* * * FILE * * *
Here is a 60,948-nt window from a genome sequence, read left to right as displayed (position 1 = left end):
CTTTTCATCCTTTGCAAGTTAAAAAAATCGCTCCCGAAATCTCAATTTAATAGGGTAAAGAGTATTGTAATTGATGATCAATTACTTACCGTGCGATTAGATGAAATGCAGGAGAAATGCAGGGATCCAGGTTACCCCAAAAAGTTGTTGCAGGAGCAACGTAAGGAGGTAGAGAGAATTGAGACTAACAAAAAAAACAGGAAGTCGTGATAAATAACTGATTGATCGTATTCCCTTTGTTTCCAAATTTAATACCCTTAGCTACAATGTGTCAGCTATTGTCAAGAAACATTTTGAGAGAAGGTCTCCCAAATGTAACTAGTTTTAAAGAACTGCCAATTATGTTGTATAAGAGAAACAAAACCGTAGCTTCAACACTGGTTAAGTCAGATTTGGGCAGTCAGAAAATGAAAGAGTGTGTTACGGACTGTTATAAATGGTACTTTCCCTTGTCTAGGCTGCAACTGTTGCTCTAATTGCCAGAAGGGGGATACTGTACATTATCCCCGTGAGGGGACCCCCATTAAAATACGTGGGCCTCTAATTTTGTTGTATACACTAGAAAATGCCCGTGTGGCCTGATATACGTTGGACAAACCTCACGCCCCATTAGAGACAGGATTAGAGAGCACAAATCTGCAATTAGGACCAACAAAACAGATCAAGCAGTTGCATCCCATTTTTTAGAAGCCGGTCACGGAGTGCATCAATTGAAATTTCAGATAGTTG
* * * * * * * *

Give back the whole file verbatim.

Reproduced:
Here is a 60,948-nt window from a genome sequence, read left to right as displayed (position 1 = left end):
CTTTTCATCCTTTGCAAGTTAAAAAAATCGCTCCCGAAATCTCAATTTAATAGGGTAAAGAGTATTGTAATTGATGATCAATTACTTACCGTGCGATTAGATGAAATGCAGGAGAAATGCAGGGATCCAGGTTACCCCAAAAAGTTGTTGCAGGAGCAACGTAAGGAGGTAGAGAGAATTGAGACTAACAAAAAAAACAGGAAGTCGTGATAAATAACTGATTGATCGTATTCCCTTTGTTTCCAAATTTAATACCCTTAGCTACAATGTGTCAGCTATTGTCAAGAAACATTTTGAGAGAAGGTCTCCCAAATGTAACTAGTTTTAAAGAACTGCCAATTATGTTGTATAAGAGAAACAAAACCGTAGCTTCAACACTGGTTAAGTCAGATTTGGGCAGTCAGAAAATGAAAGAGTGTGTTACGGACTGTTATAAATGGTACTTTCCCTTGTCTAGGCTGCAACTGTTGCTCTAATTGCCAGAAGGGGGATACTGTACATTATCCCCGTGAGGGGACCCCCATTAAAATACGTGGGCCTCTAATTTTGTTGTATACACTAGAAAATGCCCGTGTGGCCTGATATACGTTGGACAAACCTCACGCCCCATTAGAGACAGGATTAGAGAGCACAAATCTGCAATTAGGACCAACAAAACAGATCAAGCAGTTGCATCCCATTTTTTAGAAGCCGGTCACGGAGTGCATCAATTGAAATTTCAGATAGTTG